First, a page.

“Little Voice” tackles other serious subjects. For instance, Bess’ father Percy (Chuck Cooper)—a once revered singer now busking with a soul-a capella quartet—struggles with alcoholism. There’s also Bess’ best friend and roommate Prisha (Shalini Bathina), a guitarist in an all-female mariachi band, who is fearful of coming out as gay to her dogmatic Indian family. Neither theme is given the required nuance, especially Prisha’s homosexuality. And while Prisha's parents are like a second family to Bess, in actuality, their characterizations are stereotypical. Their dialogue undulates between persistent warnings to their daughter to marry and jokes about doctors. Consequently, Prisha’s narrative lacks the requisite space to confront the conflicts between religiosity and sexuality.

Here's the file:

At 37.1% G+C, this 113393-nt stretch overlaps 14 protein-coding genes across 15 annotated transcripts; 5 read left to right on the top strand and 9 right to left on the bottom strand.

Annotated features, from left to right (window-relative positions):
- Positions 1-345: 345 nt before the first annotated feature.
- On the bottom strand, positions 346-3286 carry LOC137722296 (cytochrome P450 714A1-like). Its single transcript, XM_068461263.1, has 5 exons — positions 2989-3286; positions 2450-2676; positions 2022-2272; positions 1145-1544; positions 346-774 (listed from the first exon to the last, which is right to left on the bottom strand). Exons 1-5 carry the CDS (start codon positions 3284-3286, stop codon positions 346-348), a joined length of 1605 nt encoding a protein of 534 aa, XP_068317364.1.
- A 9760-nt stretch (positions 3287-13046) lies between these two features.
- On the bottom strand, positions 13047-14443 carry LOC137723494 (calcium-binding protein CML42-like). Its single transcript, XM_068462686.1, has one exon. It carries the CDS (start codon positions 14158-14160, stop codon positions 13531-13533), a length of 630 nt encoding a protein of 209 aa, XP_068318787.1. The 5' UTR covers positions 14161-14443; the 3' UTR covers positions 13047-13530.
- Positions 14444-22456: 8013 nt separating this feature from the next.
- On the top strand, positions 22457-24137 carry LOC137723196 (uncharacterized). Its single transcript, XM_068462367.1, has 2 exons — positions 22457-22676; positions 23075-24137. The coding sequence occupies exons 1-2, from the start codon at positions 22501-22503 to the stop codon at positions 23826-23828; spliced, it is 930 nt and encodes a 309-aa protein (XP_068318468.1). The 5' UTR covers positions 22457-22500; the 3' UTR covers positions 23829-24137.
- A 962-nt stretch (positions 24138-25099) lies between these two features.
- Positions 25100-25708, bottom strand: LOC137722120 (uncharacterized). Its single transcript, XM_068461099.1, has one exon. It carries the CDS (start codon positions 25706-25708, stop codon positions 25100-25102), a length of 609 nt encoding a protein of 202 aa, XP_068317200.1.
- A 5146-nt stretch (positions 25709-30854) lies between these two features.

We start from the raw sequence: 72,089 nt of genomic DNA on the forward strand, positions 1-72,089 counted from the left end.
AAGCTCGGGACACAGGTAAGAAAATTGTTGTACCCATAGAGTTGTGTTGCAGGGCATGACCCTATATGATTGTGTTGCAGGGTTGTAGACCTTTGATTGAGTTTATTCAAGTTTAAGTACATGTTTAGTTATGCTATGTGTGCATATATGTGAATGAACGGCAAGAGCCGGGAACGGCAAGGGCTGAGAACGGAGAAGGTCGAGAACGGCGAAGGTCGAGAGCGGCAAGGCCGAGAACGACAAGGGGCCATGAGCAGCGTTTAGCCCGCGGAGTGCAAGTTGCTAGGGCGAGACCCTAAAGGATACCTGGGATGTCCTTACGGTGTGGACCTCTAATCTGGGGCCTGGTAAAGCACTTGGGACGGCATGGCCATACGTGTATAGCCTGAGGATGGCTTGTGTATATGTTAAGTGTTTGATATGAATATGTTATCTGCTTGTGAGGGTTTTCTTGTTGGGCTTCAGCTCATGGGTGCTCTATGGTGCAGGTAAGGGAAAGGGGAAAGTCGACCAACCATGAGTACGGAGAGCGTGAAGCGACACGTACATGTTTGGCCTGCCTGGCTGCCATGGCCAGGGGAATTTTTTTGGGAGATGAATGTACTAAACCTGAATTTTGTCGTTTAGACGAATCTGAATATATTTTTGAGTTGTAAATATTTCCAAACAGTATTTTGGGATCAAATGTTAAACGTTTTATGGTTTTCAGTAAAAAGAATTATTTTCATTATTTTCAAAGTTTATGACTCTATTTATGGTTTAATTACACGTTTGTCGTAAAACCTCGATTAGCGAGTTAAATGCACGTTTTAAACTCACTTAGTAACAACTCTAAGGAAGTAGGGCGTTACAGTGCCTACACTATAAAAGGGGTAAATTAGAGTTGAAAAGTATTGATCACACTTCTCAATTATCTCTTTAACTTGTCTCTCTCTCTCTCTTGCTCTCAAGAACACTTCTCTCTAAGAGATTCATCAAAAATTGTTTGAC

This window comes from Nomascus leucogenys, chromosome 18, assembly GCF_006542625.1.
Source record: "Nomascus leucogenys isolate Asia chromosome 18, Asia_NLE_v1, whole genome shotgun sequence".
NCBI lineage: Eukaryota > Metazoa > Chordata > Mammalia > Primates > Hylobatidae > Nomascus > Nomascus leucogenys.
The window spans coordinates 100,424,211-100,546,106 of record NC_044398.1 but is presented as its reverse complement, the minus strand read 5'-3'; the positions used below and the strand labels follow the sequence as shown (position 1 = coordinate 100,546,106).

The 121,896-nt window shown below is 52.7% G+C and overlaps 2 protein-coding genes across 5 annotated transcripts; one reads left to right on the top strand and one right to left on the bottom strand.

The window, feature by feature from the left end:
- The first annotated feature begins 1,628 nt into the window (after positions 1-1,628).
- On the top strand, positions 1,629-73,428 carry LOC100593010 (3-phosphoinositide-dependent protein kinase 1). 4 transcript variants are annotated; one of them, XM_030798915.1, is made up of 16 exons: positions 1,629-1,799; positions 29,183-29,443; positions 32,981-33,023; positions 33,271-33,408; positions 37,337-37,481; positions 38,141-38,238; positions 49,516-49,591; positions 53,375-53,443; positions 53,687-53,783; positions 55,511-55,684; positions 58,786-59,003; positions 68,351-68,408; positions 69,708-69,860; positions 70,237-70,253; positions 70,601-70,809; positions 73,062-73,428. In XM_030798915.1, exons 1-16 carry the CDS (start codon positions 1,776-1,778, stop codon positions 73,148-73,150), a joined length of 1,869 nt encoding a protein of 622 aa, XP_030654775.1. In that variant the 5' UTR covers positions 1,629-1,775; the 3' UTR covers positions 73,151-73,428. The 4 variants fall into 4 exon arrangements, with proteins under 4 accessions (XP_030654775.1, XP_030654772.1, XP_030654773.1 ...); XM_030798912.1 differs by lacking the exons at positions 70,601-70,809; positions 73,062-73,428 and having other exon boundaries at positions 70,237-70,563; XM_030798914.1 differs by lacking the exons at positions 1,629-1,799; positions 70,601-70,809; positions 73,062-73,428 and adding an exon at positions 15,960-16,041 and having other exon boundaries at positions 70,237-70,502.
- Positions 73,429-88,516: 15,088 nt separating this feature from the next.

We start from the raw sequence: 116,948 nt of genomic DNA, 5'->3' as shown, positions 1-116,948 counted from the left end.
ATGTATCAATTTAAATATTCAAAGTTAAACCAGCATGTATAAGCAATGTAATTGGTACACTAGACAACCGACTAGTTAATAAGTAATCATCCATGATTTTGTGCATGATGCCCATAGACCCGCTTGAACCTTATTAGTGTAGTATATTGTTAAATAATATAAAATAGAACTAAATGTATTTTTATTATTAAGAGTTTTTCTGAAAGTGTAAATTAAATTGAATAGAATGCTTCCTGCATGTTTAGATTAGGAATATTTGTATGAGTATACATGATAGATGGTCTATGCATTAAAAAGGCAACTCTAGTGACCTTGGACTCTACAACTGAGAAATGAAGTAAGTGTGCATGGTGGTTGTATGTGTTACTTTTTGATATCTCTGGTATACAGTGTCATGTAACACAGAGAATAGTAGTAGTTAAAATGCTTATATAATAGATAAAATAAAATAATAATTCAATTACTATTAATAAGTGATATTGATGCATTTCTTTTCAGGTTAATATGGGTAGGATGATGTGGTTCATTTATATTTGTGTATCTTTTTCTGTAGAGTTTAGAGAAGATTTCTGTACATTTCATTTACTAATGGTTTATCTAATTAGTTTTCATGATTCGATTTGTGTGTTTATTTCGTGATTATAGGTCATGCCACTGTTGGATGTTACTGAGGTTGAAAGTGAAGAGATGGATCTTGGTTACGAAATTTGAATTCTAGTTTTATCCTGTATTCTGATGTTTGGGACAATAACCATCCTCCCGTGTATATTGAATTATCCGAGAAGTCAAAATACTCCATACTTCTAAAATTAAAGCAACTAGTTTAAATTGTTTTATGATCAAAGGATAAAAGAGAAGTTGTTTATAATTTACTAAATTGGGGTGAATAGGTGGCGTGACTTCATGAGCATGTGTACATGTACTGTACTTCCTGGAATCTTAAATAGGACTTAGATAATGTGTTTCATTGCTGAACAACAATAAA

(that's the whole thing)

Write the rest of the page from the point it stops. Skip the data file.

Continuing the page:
Of the subplots, the one concerning Bess’ older brother Louie, an autistic man adapting to adulthood and his new roommates, is by far the strongest. For much of “Little Voice,” Louie navigates the job market with increasing difficulty. He’s often misjudged by impatient ableist employers, and shunned by those around him. Yet he perseveres. Played by Kevin Valdez, a 21-year-old autistic actor, Louie loves showtunes and exhibits an encyclopedic knowledge of every Broadway musical. He wears t-shirts celebrating “The Phantom of the Opera” and adores “Hamilton,” and makes his own Broadway vlog to share his factoids. His arc illuminates the challenges autistic men and women face when entering adulthood. Moreover, the conflicts between himself and his fellow autistic roommates in their group home, especially his fraught friendship with Phil (Sam Lazarus), are so genuine, I almost wish the series revolved exclusively around them. Louie and Bess provide the best male-female dynamic in the series; one formed by unwavering support for the other. And throughout, Valdez displays incredible range and laser focus, delivering show-stopping singing, sobering emotion, and a wellspring of joy. He is the lifeblood of the series.